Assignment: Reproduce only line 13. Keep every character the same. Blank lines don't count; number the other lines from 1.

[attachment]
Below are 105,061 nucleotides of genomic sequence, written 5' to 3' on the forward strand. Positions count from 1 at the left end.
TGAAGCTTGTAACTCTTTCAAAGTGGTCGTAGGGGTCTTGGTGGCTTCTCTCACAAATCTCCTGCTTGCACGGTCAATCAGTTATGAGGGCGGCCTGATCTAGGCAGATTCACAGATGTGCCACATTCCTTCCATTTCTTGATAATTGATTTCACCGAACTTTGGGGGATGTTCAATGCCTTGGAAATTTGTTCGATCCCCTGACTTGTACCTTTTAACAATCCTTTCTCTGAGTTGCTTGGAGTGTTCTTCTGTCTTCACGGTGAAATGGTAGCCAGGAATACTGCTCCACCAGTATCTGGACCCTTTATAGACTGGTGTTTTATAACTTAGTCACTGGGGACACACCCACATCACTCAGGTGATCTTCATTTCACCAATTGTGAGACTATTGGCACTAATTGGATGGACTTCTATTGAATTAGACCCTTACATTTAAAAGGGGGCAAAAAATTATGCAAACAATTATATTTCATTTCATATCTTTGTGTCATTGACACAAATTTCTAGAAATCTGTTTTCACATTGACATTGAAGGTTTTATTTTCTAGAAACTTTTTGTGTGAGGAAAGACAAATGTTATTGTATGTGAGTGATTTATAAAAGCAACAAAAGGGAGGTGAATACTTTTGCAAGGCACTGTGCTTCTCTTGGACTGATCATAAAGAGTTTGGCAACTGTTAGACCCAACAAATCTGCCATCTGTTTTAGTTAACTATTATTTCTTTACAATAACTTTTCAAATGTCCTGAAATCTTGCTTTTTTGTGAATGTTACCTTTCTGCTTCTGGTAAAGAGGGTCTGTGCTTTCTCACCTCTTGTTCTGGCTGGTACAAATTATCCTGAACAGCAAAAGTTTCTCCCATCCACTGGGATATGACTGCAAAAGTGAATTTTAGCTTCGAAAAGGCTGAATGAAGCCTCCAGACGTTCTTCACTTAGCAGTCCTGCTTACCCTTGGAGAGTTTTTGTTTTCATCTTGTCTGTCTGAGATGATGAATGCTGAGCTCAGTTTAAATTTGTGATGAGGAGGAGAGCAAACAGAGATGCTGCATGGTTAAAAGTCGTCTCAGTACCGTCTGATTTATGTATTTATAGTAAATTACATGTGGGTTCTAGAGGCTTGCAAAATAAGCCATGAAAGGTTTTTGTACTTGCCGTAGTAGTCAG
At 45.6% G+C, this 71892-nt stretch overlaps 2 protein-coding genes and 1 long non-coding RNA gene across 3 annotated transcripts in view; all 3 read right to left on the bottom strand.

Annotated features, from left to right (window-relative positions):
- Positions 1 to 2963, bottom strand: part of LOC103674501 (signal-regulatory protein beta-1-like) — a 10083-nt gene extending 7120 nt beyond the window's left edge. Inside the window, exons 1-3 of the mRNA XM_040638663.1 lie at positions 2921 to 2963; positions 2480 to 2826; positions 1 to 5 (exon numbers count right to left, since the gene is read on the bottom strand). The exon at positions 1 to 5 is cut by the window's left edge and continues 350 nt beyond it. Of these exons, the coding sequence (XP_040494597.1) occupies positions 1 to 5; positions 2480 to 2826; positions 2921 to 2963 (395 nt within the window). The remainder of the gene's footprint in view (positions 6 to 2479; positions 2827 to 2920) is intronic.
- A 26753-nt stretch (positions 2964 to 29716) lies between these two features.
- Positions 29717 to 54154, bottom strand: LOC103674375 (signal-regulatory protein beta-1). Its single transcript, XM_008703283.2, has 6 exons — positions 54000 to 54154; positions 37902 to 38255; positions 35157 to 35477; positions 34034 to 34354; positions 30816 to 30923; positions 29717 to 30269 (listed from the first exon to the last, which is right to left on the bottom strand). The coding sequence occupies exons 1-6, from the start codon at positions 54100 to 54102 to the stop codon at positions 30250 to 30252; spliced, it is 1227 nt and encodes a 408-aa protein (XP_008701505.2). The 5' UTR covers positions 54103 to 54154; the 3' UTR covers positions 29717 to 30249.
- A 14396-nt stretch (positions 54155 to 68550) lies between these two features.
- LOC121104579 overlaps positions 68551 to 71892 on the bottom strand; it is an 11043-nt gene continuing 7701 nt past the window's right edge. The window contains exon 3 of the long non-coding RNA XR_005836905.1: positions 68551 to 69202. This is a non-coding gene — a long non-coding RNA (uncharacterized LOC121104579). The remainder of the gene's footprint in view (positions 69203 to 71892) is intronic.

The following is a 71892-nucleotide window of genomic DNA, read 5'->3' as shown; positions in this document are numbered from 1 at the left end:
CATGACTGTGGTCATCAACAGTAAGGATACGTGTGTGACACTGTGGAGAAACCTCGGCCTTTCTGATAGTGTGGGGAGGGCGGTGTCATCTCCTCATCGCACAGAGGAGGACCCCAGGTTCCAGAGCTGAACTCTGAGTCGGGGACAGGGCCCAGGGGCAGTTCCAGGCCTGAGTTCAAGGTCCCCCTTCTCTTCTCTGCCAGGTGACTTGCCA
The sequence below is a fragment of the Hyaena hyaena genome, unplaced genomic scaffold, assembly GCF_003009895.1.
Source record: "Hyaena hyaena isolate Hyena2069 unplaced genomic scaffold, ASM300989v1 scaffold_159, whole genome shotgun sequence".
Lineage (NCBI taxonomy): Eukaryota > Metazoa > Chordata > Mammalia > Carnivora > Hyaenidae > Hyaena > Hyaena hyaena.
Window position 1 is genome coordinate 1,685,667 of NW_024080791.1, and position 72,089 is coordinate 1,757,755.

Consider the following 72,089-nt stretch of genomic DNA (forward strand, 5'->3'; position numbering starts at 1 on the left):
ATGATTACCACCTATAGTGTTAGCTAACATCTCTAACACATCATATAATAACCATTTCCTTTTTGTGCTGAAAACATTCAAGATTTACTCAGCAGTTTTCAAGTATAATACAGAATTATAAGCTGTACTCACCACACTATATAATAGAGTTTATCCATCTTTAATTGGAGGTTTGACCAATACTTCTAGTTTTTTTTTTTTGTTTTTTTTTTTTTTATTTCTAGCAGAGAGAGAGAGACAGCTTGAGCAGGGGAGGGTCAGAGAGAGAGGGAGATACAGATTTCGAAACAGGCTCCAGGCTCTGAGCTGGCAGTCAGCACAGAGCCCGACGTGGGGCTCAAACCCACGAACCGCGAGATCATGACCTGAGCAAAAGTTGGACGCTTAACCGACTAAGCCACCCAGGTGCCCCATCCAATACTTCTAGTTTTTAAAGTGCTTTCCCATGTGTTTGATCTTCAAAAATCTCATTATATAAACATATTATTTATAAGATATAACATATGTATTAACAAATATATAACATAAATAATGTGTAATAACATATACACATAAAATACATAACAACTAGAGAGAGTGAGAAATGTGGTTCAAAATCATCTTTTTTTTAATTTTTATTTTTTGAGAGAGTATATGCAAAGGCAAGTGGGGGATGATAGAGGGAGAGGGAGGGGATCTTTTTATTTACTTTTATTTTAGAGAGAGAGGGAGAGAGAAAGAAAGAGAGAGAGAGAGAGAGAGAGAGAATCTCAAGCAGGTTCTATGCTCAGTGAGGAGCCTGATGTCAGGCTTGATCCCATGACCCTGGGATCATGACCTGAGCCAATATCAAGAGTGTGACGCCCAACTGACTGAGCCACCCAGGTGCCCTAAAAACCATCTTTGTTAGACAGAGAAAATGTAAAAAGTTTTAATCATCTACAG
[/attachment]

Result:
Source record: "Hyaena hyaena isolate Hyena2069 unplaced genomic scaffold, ASM300989v1 scaffold_159, whole genome shotgun sequence".